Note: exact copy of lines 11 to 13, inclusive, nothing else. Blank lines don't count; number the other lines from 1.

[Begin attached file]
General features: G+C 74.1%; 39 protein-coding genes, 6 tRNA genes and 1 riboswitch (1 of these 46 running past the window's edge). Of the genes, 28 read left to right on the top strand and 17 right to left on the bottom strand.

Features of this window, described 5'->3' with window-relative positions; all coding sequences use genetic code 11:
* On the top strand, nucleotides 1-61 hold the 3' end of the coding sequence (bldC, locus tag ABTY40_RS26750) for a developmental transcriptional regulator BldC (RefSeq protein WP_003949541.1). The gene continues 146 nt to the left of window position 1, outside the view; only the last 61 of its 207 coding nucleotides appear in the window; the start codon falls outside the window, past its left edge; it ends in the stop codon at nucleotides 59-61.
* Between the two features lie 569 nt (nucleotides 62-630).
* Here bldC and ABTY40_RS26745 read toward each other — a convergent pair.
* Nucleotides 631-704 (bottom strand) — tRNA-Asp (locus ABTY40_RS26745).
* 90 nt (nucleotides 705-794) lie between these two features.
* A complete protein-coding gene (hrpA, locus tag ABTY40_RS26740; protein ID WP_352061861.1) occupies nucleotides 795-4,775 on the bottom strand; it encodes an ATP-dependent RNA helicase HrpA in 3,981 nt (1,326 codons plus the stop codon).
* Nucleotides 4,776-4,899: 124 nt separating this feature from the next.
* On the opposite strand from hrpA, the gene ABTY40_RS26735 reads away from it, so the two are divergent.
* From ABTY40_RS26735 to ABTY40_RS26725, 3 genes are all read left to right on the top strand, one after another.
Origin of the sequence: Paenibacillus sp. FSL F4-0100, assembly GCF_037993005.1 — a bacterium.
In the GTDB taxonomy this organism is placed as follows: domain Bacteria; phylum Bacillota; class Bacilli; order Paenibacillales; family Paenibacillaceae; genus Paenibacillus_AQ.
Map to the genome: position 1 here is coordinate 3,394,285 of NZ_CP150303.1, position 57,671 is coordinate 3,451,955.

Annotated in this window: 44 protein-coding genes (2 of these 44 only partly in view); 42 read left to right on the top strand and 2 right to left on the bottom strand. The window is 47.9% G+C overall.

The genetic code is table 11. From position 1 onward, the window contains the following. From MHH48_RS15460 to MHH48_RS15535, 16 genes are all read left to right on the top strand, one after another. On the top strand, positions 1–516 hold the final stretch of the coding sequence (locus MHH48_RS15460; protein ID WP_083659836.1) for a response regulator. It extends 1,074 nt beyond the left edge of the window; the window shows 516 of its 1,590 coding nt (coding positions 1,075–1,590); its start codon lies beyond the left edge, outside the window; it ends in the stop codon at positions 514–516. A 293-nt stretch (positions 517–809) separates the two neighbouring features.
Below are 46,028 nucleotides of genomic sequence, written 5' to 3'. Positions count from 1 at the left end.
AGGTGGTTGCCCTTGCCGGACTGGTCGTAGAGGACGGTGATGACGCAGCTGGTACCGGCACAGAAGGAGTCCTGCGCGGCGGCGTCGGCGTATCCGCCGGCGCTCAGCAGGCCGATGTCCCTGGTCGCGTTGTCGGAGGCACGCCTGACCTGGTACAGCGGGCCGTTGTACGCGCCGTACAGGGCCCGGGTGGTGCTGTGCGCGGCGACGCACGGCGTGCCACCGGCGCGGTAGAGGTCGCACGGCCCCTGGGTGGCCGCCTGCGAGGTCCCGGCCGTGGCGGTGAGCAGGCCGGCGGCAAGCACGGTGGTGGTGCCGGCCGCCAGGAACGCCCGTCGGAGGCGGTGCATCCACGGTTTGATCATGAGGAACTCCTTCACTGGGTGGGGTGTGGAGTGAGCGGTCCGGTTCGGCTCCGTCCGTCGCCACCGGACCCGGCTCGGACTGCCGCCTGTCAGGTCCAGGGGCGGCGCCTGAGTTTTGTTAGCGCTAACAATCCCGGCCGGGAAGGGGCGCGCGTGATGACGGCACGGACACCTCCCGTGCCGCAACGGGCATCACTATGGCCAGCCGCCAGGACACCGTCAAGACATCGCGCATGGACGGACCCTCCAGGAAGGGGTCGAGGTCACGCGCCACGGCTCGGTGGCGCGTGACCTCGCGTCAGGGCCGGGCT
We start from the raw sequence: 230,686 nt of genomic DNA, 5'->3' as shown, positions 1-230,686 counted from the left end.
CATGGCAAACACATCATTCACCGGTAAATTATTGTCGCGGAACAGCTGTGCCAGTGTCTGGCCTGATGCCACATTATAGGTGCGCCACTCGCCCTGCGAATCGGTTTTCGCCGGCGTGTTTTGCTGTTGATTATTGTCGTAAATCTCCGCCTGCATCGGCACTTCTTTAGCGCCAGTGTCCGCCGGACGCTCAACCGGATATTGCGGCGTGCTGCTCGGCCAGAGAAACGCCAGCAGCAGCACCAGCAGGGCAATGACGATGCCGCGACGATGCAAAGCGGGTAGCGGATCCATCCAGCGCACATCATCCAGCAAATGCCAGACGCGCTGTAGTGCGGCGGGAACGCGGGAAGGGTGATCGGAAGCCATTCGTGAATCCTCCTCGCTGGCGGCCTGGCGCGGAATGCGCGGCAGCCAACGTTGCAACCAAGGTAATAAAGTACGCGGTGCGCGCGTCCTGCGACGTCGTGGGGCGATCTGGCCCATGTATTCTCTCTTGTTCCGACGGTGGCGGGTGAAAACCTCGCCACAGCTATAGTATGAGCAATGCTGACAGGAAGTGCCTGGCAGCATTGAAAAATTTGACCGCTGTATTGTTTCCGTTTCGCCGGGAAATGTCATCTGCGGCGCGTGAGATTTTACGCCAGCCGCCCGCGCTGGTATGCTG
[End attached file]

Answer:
* From ABTY40_RS26735 to ABTY40_RS26725, 3 genes are all read left to right on the top strand, one after another.
Origin of the sequence: Paenibacillus sp. FSL F4-0100, assembly GCF_037993005.1 — a bacterium.
In the GTDB taxonomy this organism is placed as follows: domain Bacteria; phylum Bacillota; class Bacilli; order Paenibacillales; family Paenibacillaceae; genus Paenibacillus_AQ.